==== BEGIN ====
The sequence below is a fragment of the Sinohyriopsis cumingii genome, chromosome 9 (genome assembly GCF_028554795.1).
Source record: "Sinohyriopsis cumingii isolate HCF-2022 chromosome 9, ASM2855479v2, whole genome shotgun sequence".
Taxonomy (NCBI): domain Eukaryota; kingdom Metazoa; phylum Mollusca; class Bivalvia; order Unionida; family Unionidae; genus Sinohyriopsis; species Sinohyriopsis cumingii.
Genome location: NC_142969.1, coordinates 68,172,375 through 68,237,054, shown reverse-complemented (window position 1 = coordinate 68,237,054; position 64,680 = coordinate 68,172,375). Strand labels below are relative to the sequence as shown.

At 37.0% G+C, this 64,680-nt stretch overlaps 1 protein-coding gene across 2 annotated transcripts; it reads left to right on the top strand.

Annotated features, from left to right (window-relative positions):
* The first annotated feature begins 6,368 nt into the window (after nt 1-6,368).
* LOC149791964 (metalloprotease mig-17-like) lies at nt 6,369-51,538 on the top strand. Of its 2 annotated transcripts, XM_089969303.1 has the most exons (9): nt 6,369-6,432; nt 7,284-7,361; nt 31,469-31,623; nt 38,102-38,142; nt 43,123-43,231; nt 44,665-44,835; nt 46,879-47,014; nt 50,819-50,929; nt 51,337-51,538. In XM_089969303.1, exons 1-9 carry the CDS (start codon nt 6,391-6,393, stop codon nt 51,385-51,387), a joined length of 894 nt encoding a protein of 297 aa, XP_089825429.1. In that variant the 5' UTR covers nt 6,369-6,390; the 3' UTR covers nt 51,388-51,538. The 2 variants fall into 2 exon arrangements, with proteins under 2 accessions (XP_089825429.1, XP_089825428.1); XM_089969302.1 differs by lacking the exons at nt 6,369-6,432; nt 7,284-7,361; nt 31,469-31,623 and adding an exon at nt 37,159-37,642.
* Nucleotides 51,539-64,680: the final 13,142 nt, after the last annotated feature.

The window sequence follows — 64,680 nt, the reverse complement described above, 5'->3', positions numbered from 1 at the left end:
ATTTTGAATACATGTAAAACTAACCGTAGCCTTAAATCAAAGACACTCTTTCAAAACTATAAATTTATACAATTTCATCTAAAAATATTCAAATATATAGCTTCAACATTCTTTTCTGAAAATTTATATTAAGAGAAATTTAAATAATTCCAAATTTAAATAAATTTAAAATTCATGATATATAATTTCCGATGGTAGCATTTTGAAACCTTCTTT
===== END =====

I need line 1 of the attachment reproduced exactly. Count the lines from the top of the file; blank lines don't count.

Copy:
The sequence below is a fragment of the Sinohyriopsis cumingii genome, chromosome 9 (genome assembly GCF_028554795.1).